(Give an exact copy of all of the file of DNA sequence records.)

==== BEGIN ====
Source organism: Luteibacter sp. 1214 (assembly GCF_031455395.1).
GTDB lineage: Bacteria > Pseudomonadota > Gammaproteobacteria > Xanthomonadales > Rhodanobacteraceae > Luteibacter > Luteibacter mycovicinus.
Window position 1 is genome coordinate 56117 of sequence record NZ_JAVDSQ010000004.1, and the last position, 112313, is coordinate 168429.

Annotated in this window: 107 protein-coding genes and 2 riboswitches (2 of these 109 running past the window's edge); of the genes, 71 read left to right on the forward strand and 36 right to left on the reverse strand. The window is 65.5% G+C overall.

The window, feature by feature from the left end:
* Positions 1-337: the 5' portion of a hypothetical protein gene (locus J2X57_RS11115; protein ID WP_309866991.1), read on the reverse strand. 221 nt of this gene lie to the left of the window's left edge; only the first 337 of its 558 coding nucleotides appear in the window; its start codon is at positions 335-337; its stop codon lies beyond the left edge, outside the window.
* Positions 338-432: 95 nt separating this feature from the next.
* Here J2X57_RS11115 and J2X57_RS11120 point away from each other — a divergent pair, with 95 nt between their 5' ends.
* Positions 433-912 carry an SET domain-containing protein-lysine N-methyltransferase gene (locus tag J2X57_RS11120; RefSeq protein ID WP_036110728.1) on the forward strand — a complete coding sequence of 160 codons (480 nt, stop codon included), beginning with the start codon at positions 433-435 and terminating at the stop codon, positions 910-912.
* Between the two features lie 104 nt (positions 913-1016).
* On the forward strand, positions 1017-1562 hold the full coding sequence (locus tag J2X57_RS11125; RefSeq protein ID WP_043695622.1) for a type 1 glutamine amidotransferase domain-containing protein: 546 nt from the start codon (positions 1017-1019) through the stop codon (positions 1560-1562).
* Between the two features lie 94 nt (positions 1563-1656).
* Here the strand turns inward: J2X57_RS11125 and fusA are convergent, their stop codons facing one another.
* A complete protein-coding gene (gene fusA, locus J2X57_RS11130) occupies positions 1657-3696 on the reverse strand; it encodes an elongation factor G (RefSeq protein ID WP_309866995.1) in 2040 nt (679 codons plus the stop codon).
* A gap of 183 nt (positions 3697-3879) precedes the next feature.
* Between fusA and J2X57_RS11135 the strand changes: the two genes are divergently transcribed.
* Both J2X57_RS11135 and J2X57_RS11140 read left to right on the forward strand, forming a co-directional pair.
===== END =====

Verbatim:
Source organism: Luteibacter sp. 1214 (assembly GCF_031455395.1).
GTDB lineage: Bacteria > Pseudomonadota > Gammaproteobacteria > Xanthomonadales > Rhodanobacteraceae > Luteibacter > Luteibacter mycovicinus.
Window position 1 is genome coordinate 56117 of sequence record NZ_JAVDSQ010000004.1, and the last position, 112313, is coordinate 168429.

Annotated in this window: 107 protein-coding genes and 2 riboswitches (2 of these 109 running past the window's edge); of the genes, 71 read left to right on the forward strand and 36 right to left on the reverse strand. The window is 65.5% G+C overall.

The window, feature by feature from the left end:
* Positions 1-337: the 5' portion of a hypothetical protein gene (locus J2X57_RS11115; protein ID WP_309866991.1), read on the reverse strand. 221 nt of this gene lie to the left of the window's left edge; only the first 337 of its 558 coding nucleotides appear in the window; its start codon is at positions 335-337; its stop codon lies beyond the left edge, outside the window.
* Positions 338-432: 95 nt separating this feature from the next.
* Here J2X57_RS11115 and J2X57_RS11120 point away from each other — a divergent pair, with 95 nt between their 5' ends.
* Positions 433-912 carry an SET domain-containing protein-lysine N-methyltransferase gene (locus tag J2X57_RS11120; RefSeq protein ID WP_036110728.1) on the forward strand — a complete coding sequence of 160 codons (480 nt, stop codon included), beginning with the start codon at positions 433-435 and terminating at the stop codon, positions 910-912.
* Between the two features lie 104 nt (positions 913-1016).
* On the forward strand, positions 1017-1562 hold the full coding sequence (locus tag J2X57_RS11125; RefSeq protein ID WP_043695622.1) for a type 1 glutamine amidotransferase domain-containing protein: 546 nt from the start codon (positions 1017-1019) through the stop codon (positions 1560-1562).
* Between the two features lie 94 nt (positions 1563-1656).
* Here the strand turns inward: J2X57_RS11125 and fusA are convergent, their stop codons facing one another.
* A complete protein-coding gene (gene fusA, locus J2X57_RS11130) occupies positions 1657-3696 on the reverse strand; it encodes an elongation factor G (RefSeq protein ID WP_309866995.1) in 2040 nt (679 codons plus the stop codon).
* A gap of 183 nt (positions 3697-3879) precedes the next feature.
* Between fusA and J2X57_RS11135 the strand changes: the two genes are divergently transcribed.
* Both J2X57_RS11135 and J2X57_RS11140 read left to right on the forward strand, forming a co-directional pair.